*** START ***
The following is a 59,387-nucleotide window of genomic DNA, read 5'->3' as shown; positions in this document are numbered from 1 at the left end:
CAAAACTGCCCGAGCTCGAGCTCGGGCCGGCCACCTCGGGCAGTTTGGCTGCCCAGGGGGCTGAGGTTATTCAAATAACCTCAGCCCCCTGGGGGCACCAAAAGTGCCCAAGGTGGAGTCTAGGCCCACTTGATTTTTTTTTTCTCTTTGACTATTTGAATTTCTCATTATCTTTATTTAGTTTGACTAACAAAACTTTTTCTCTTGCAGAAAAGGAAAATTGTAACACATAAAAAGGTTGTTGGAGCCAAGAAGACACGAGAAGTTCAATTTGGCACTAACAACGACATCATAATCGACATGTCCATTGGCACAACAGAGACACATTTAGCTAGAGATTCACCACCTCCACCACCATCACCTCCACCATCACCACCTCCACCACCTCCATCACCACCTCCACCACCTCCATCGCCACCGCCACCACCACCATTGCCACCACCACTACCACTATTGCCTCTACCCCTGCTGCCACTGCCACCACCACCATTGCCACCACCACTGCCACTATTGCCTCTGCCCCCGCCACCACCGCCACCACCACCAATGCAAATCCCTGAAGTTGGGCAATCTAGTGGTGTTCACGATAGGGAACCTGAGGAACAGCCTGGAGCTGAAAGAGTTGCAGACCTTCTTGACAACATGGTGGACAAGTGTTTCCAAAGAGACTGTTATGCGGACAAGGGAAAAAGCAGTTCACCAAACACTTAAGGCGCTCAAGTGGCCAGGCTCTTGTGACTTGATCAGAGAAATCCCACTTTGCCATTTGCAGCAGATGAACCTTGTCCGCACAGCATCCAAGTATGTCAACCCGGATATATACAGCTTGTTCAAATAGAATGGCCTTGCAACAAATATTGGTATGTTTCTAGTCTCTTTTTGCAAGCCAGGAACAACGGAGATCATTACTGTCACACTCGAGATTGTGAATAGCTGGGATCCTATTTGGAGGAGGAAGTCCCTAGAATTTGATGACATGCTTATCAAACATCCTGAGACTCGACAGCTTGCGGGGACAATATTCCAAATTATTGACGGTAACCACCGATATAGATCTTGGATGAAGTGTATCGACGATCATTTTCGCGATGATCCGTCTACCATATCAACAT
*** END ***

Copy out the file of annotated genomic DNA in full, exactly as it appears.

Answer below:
The following is a 59,387-nucleotide window of genomic DNA, read 5'->3' as shown; positions in this document are numbered from 1 at the left end:
CAAAACTGCCCGAGCTCGAGCTCGGGCCGGCCACCTCGGGCAGTTTGGCTGCCCAGGGGGCTGAGGTTATTCAAATAACCTCAGCCCCCTGGGGGCACCAAAAGTGCCCAAGGTGGAGTCTAGGCCCACTTGATTTTTTTTTTCTCTTTGACTATTTGAATTTCTCATTATCTTTATTTAGTTTGACTAACAAAACTTTTTCTCTTGCAGAAAAGGAAAATTGTAACACATAAAAAGGTTGTTGGAGCCAAGAAGACACGAGAAGTTCAATTTGGCACTAACAACGACATCATAATCGACATGTCCATTGGCACAACAGAGACACATTTAGCTAGAGATTCACCACCTCCACCACCATCACCTCCACCATCACCACCTCCACCACCTCCATCACCACCTCCACCACCTCCATCGCCACCGCCACCACCACCATTGCCACCACCACTACCACTATTGCCTCTACCCCTGCTGCCACTGCCACCACCACCATTGCCACCACCACTGCCACTATTGCCTCTGCCCCCGCCACCACCGCCACCACCACCAATGCAAATCCCTGAAGTTGGGCAATCTAGTGGTGTTCACGATAGGGAACCTGAGGAACAGCCTGGAGCTGAAAGAGTTGCAGACCTTCTTGACAACATGGTGGACAAGTGTTTCCAAAGAGACTGTTATGCGGACAAGGGAAAAAGCAGTTCACCAAACACTTAAGGCGCTCAAGTGGCCAGGCTCTTGTGACTTGATCAGAGAAATCCCACTTTGCCATTTGCAGCAGATGAACCTTGTCCGCACAGCATCCAAGTATGTCAACCCGGATATATACAGCTTGTTCAAATAGAATGGCCTTGCAACAAATATTGGTATGTTTCTAGTCTCTTTTTGCAAGCCAGGAACAACGGAGATCATTACTGTCACACTCGAGATTGTGAATAGCTGGGATCCTATTTGGAGGAGGAAGTCCCTAGAATTTGATGACATGCTTATCAAACATCCTGAGACTCGACAGCTTGCGGGGACAATATTCCAAATTATTGACGGTAACCACCGATATAGATCTTGGATGAAGTGTATCGACGATCATTTTCGCGATGATCCGTCTACCATATCAACAT